Iowa 80 Truckstop co-owner passes
Carolyn Cusac Moon, the longtime co-owner of the iconic Iowa 80 Truckstop has died.
Moon, 81, of Davenport, Iowa, passed away Thursday, May 4, at Genesis East Hospital, according to her obituary notice. She and her late husband, William “Bill” Moon, bought the Iowa 80 Truckstop in 1965. The family has operated it continuously since then. For 50 years she worked at the Iowa 80 Truckstop and Cat Scale as chairman of the board, and chief information officer until December 2016.
According to the obituary, Moon was born March 13, 1936, in Oklahoma, before her family eventually relocated to Springfield, Mo. While there, she graduated from Central High School, and from what was then known as Southwest Missouri State University, with a degree in mathematics.
After college she worked at the Boeing Co. in Wichita, as an engineering programmer. The obituary states she was the only woman in the engineering department. Her job was very much like the women from the recent movie “Hidden Figures.” She was frequently the only woman in the room and programmed a gigantic mainframe computer to solve engineering problems mainly for the B-52.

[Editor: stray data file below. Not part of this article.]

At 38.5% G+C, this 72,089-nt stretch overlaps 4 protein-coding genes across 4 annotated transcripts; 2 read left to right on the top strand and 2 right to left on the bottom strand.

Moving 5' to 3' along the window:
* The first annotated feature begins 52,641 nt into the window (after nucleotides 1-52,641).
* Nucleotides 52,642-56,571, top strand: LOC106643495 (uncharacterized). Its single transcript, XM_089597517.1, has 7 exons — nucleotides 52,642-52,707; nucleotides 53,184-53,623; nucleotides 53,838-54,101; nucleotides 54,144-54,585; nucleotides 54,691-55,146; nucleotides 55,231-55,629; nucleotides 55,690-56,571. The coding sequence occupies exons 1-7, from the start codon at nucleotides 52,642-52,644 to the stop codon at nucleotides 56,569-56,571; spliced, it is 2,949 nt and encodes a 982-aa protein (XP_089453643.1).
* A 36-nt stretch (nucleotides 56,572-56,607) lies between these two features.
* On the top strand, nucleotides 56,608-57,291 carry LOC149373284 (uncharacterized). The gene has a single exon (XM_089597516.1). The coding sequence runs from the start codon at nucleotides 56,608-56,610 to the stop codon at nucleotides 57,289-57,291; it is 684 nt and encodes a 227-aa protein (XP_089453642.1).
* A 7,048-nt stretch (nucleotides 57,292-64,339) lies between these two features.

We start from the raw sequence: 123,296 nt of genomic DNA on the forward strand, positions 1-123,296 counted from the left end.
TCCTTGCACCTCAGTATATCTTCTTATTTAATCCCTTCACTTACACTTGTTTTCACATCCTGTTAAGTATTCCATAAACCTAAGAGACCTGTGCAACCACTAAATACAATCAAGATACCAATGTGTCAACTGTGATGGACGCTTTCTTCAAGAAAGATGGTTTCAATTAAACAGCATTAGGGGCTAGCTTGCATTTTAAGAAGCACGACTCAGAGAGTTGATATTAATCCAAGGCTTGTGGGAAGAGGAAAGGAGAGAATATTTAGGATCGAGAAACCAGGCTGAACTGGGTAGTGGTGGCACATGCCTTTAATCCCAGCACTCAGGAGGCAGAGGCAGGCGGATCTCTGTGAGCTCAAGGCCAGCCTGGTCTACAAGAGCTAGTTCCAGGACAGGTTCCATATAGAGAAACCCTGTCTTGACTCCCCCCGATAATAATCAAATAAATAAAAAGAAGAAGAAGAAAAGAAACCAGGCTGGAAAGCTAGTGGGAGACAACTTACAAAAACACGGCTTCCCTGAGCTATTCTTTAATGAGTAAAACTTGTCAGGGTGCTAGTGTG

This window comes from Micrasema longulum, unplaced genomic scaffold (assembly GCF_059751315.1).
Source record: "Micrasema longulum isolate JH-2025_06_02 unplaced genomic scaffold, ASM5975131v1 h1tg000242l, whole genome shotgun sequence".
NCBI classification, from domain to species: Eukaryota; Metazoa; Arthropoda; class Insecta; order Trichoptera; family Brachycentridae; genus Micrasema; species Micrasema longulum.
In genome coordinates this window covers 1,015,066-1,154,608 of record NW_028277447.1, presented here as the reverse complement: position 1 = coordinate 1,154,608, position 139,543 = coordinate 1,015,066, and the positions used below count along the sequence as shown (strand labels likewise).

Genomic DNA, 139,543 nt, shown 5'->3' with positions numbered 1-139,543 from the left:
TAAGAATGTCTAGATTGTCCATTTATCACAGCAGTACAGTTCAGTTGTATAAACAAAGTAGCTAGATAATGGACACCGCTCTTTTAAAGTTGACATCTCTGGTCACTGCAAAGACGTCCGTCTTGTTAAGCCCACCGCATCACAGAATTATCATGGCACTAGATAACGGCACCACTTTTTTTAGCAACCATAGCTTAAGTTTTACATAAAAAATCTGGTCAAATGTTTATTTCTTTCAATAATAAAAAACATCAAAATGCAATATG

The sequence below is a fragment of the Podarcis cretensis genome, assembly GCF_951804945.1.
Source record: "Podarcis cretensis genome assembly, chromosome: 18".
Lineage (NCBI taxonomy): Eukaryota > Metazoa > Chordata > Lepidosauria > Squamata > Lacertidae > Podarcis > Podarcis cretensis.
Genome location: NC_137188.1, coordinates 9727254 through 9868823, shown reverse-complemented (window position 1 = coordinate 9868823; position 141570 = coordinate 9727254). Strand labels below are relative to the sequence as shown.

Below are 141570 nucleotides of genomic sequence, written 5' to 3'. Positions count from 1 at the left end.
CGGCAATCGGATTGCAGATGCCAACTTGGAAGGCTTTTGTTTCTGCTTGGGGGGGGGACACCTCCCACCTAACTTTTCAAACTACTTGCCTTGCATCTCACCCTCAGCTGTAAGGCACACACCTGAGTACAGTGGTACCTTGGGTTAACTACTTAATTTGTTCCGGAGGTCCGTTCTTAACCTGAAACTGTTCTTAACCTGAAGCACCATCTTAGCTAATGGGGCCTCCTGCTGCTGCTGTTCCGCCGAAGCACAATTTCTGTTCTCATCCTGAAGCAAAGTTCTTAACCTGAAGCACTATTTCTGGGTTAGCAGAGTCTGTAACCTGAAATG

While in Wichita, she met and married Bill, who worked at Standard Oil at the time. They moved to Kansas City to start a family and Carolyn became a homemaker. In 1965, Carolyn moved with Bill and her two young children to Walcott, Iowa, to purchase and operate the Iowa 80 Truckstop. After a third child, Carolyn returned to the work that she loved as chief computer programmer for their business. Moon was also a founding member of the National Association of Truck Stop Operators, winning their Distinguished Member Award in 2003.
Visitors to the Iowa 80 Trucking Museum who have marvelled at the large collection of antique toys have Carolyn to thank for world-class collection. She and Bill collected antique toys together and loved traveling the country looking for treasures to decorate their businesses.